Truth To Power: How Civil Service Reform Can Succeed
HC 74, Eighth Report of Session 2013-14 - Report, Together with Formal Minutes , Oral Evidence
- House of Commons - Public Administration Select Committee
- TSO (The Stationery Office)
'Truth To Power: How Civil Service Reform Can Succeed (HC 74)' concludes a year-long inquiry into the future of the Civil Service by the Public Administration Select Committee (PASC).
The Committee makes one main recommendation: that Parliament should establish a Joint Committee of both Houses to sit as a Commission on the future of the Civil Service.
The new Joint Committee should be constituted within the next few months and report before the end of the Parliament with a comprehensive change programme for Whitehall, including a timetable to be implemented over the lifetime of the next Parliament.
The report considers the increased, widely reported tensions between ministers and officials in a wider context of a Civil Service built on the Northcote-Trevelyan settlement of 1853 and the Haldane principles of ministerial accountability set out in 1919.
In this context, the government's Civil Service Reform Plan lacks strategic coherence and clear leadership from a united team of ministers and officials. The Northcote-Trevelyan Civil Service remains the most effective way of supporting the democratically elected Government and future administrations in the UK.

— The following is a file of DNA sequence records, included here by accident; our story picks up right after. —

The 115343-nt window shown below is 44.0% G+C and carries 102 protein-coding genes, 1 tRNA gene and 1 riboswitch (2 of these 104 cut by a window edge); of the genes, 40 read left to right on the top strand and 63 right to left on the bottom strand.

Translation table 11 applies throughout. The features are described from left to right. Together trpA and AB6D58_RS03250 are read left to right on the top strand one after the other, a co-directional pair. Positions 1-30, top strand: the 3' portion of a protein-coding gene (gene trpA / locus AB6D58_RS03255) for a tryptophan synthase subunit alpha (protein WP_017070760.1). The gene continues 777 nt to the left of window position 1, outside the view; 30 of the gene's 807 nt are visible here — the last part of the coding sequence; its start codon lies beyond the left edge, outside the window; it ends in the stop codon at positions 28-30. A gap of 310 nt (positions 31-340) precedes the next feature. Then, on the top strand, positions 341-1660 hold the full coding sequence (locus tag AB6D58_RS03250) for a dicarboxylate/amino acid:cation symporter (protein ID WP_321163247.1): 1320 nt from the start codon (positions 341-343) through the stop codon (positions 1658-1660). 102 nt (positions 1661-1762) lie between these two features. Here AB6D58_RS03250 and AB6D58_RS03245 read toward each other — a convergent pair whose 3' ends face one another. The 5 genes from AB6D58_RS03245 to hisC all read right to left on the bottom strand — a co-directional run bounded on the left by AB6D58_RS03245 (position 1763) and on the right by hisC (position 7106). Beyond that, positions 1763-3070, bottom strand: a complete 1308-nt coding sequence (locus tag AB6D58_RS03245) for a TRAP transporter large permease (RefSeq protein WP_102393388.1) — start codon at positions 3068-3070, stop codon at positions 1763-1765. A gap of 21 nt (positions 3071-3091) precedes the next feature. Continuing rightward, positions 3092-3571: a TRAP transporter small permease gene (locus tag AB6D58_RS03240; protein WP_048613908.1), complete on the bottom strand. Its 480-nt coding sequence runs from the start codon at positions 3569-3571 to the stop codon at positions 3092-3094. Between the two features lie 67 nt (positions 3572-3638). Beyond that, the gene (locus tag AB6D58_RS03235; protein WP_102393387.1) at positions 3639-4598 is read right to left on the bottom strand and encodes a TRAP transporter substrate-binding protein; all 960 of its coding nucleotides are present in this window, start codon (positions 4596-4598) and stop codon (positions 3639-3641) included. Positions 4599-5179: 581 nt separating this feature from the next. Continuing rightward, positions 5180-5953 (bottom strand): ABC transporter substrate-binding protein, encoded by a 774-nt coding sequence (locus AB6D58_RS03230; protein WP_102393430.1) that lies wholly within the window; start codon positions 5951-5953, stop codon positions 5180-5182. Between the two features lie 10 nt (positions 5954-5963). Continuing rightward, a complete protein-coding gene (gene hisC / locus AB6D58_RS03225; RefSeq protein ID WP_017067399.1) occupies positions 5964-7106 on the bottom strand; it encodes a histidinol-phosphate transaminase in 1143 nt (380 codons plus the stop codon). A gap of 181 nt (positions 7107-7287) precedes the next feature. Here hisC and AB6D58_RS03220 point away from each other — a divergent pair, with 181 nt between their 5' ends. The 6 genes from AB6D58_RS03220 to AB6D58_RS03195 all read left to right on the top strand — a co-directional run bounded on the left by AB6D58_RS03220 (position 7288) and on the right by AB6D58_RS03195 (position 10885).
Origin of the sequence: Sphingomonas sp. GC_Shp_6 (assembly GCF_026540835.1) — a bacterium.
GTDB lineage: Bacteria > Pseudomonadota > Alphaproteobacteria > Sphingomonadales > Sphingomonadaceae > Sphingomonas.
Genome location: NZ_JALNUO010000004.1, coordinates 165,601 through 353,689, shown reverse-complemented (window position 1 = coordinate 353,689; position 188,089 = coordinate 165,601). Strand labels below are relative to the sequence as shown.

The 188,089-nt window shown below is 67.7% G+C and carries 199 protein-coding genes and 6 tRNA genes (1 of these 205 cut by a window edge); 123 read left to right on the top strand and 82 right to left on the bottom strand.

Divided leadership and confused accountabilities in Whitehall have led a low level of engagement amongst civil servants in some departments and agencies, and a general lack of trust and openness. The Civil Service exhibits the key characteristics of a failing organisation with the leadership in denial about the scale of the challenge they face.
There is a persistent lack of key skills and capabilities across Whitehall and an unacceptably high level of churn of lead officials, which is incompatible with good government.
|Format||Paperback||Published||06 Sep 2013|
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